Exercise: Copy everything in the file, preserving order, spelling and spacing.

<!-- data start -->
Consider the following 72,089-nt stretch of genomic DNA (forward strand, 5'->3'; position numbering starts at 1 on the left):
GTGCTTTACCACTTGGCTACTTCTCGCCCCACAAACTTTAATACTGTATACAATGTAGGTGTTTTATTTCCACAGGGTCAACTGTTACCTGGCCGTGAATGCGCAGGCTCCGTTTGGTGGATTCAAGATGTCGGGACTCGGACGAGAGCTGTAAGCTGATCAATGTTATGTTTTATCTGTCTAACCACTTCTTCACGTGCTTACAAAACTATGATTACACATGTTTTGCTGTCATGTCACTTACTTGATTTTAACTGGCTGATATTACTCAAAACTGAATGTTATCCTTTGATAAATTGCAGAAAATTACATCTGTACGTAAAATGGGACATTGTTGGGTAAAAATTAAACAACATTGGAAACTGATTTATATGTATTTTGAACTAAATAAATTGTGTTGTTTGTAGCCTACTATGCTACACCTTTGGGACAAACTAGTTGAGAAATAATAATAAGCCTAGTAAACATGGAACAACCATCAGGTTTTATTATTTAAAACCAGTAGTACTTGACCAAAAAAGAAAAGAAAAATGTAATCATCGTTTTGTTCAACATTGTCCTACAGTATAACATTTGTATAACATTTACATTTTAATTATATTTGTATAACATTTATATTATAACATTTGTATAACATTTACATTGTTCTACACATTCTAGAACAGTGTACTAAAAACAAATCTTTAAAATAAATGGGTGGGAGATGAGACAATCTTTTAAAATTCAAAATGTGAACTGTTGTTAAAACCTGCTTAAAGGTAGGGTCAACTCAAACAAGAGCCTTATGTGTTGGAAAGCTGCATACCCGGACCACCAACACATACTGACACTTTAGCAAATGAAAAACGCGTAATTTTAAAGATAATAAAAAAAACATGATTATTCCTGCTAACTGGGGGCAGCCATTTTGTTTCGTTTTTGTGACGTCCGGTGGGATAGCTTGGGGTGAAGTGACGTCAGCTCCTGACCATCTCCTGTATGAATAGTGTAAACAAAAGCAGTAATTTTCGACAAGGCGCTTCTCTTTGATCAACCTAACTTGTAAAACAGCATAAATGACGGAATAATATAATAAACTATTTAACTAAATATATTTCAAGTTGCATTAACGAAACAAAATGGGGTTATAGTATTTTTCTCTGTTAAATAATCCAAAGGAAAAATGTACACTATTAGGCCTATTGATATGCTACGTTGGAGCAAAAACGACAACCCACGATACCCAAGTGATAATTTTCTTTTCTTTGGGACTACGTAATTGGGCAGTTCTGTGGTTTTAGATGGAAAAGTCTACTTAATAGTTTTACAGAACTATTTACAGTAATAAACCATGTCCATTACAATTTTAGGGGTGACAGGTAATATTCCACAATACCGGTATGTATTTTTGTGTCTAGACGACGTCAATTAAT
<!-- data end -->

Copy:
Consider the following 72,089-nt stretch of genomic DNA (forward strand, 5'->3'; position numbering starts at 1 on the left):
GTGCTTTACCACTTGGCTACTTCTCGCCCCACAAACTTTAATACTGTATACAATGTAGGTGTTTTATTTCCACAGGGTCAACTGTTACCTGGCCGTGAATGCGCAGGCTCCGTTTGGTGGATTCAAGATGTCGGGACTCGGACGAGAGCTGTAAGCTGATCAATGTTATGTTTTATCTGTCTAACCACTTCTTCACGTGCTTACAAAACTATGATTACACATGTTTTGCTGTCATGTCACTTACTTGATTTTAACTGGCTGATATTACTCAAAACTGAATGTTATCCTTTGATAAATTGCAGAAAATTACATCTGTACGTAAAATGGGACATTGTTGGGTAAAAATTAAACAACATTGGAAACTGATTTATATGTATTTTGAACTAAATAAATTGTGTTGTTTGTAGCCTACTATGCTACACCTTTGGGACAAACTAGTTGAGAAATAATAATAAGCCTAGTAAACATGGAACAACCATCAGGTTTTATTATTTAAAACCAGTAGTACTTGACCAAAAAAGAAAAGAAAAATGTAATCATCGTTTTGTTCAACATTGTCCTACAGTATAACATTTGTATAACATTTACATTTTAATTATATTTGTATAACATTTATATTATAACATTTGTATAACATTTACATTGTTCTACACATTCTAGAACAGTGTACTAAAAACAAATCTTTAAAATAAATGGGTGGGAGATGAGACAATCTTTTAAAATTCAAAATGTGAACTGTTGTTAAAACCTGCTTAAAGGTAGGGTCAACTCAAACAAGAGCCTTATGTGTTGGAAAGCTGCATACCCGGACCACCAACACATACTGACACTTTAGCAAATGAAAAACGCGTAATTTTAAAGATAATAAAAAAAACATGATTATTCCTGCTAACTGGGGGCAGCCATTTTGTTTCGTTTTTGTGACGTCCGGTGGGATAGCTTGGGGTGAAGTGACGTCAGCTCCTGACCATCTCCTGTATGAATAGTGTAAACAAAAGCAGTAATTTTCGACAAGGCGCTTCTCTTTGATCAACCTAACTTGTAAAACAGCATAAATGACGGAATAATATAATAAACTATTTAACTAAATATATTTCAAGTTGCATTAACGAAACAAAATGGGGTTATAGTATTTTTCTCTGTTAAATAATCCAAAGGAAAAATGTACACTATTAGGCCTATTGATATGCTACGTTGGAGCAAAAACGACAACCCACGATACCCAAGTGATAATTTTCTTTTCTTTGGGACTACGTAATTGGGCAGTTCTGTGGTTTTAGATGGAAAAGTCTACTTAATAGTTTTACAGAACTATTTACAGTAATAAACCATGTCCATTACAATTTTAGGGGTGACAGGTAATATTCCACAATACCGGTATGTATTTTTGTGTCTAGACGACGTCAATTAAT